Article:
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  • Why Ada?

    Ada Wilson - at the time of the Ripper deeds not weighed into the calculations by anybody, it would seem - is often thrown forward as a possible "warming-up" victim of Jacks.

    The possibility that she may have prostituted herself is an obvious one, as can be read between the lines in quite an emphatic manner in Rose Biermanns testimony. It goes like this:

    "Last evening she came into the house accompanied by a male companion, but whether he was her husband or not I could not say. She has often had visitors to see her, but I have rarely seen them myself, as Mrs. Wilson lives in the front room, her bedroom being just at the back, adjoining the parlour. My mother and I occupy two rooms upstairs. Well, I don't know who the young man was, but about midnight I heard the most terrible screams one can imagine. Running downstairs I saw Mrs. Wilson, partially dressed, wringing her hands and crying, 'Stop that man for cutting my throat! He has stabbed me!' She then fell fainting in the passage."

    Ada Wilsonīs own account of what happened is a different one. She says that she answered a knock at the door, only to find a man outside demanding money. Not getting that money, he produced a clasp knife and stabbed Wilson in the throat, and made good his escape. Says Wilson, that is.

    Was Ada Wilson covering up the fact that she was a prostitute, providing the assailant with a metamorphosis from punter to robber?

    To begin with, are we certain that the man Rose Biermann claims accompanied Wilson into her house "in the evening", was the same man that stabbed her at midnight? In the passage I quoted I feel that it is implied but not substantiated.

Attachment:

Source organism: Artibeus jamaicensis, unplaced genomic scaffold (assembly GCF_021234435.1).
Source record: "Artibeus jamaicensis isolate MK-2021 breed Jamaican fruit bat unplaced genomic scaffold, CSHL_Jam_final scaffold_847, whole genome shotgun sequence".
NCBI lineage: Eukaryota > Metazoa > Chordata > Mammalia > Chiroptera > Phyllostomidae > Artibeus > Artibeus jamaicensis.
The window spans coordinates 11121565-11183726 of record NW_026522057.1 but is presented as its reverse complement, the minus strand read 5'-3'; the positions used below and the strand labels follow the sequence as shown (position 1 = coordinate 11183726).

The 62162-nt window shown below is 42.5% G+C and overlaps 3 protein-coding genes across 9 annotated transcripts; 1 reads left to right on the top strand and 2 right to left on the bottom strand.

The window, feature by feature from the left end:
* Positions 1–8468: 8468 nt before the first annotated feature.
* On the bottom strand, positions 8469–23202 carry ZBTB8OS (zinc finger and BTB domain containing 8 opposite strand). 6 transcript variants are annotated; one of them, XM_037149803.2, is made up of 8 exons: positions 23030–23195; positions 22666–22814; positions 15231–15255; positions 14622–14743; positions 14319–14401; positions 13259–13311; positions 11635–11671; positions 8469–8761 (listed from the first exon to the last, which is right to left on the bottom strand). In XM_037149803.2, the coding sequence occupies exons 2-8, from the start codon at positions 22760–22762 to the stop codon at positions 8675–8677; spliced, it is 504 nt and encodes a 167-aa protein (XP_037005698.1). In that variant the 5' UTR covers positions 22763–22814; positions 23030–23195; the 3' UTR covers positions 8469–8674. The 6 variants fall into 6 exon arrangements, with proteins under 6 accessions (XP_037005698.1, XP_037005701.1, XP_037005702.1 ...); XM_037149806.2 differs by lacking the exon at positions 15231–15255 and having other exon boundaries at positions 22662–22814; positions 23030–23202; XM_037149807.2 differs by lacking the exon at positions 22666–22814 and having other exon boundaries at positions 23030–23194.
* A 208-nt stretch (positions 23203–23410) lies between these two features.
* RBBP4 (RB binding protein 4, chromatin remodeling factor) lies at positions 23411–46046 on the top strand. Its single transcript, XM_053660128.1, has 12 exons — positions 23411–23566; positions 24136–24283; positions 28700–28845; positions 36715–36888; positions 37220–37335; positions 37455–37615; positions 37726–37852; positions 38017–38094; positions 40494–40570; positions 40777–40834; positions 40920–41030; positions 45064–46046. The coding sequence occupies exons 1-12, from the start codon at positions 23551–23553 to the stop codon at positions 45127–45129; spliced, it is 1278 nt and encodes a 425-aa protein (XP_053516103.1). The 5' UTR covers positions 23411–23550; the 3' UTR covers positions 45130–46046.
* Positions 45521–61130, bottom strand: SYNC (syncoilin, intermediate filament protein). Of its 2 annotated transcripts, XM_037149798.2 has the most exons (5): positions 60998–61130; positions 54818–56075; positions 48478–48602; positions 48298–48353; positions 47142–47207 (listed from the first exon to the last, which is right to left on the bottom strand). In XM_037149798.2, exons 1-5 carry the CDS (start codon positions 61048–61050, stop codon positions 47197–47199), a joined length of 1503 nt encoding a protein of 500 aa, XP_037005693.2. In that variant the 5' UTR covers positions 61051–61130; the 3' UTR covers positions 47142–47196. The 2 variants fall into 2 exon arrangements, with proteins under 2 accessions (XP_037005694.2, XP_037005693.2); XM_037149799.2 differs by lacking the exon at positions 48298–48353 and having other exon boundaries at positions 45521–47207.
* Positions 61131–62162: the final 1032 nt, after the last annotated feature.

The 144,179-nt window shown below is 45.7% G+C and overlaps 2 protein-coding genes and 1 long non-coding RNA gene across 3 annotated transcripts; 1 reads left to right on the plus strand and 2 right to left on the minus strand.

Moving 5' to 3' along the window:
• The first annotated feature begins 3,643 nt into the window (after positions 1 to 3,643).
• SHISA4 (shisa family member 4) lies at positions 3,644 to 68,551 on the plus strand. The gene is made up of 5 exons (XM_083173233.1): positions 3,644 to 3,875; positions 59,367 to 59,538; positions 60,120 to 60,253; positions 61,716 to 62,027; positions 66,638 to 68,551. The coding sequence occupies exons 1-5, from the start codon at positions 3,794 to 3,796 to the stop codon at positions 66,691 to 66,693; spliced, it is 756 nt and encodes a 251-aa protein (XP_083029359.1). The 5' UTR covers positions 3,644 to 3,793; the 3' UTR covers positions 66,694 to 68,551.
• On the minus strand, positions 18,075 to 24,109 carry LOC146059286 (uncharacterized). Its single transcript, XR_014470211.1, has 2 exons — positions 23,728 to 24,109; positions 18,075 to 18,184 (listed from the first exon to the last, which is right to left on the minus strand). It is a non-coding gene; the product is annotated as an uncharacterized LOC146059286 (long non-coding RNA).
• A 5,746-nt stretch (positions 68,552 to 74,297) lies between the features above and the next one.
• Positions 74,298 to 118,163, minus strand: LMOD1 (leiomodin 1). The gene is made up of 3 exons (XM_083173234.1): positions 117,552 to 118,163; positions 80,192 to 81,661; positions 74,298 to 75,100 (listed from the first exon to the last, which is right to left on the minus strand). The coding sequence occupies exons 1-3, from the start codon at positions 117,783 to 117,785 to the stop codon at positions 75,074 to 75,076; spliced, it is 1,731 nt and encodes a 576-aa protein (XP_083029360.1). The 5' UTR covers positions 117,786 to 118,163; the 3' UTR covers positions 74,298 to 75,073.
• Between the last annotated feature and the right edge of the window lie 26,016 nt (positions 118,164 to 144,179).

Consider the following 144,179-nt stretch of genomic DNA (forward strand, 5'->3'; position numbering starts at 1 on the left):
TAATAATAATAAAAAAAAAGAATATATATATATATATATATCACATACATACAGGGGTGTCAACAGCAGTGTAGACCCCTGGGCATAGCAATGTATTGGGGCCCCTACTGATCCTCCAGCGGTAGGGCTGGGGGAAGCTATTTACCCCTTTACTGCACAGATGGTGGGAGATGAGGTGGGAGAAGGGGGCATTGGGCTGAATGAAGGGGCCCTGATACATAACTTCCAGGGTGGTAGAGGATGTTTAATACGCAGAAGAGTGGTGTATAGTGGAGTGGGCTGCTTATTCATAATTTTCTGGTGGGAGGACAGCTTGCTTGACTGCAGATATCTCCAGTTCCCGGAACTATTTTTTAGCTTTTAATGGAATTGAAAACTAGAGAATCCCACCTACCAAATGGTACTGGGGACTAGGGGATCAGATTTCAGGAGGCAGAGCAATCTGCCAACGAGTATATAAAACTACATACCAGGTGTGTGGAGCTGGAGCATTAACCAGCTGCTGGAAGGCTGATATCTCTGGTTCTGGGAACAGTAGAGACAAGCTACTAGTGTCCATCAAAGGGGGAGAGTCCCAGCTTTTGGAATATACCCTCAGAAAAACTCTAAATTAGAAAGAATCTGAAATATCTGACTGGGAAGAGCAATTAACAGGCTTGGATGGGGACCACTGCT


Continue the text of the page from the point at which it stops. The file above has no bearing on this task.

Do we know how much time that passed inbetween the two events; coming home and getting stabbed? Was the man a casual punter?

    Rose Biermann says something that may give a clue:
    ”I saw all that as I was coming downstairs, but as soon as I commenced to descend I noticed a young fair man rush to the front door and let himself out. He did not seem somehow to unfasten the catch as if he had been accustomed to do so before.”

    What catch? Is it a lock mechanism Biermann speaks of? And is she saying that the man seemed accustomed to handling the lock in Wilsonīs house? If so, we are not speaking about the random punter, but instead about somebody who probably knew Wilson and her lodgings. A pimp, perhaps, unsatisfied by her takings?

    What the Ripper establishes somewhere along the line is the ability to subdue and kill, blitz-style. There is no need to accept that he would have reached that ability at the time of the Wilson attack, but we do know that his urges took him there eventually.
    In consequence with this, I think it must be asked if a man with an inner urge to procure organs from the abdominal cavity, and developing a method to extremely swiftly allow for this urge to be satisfied, would not kill instead of wound?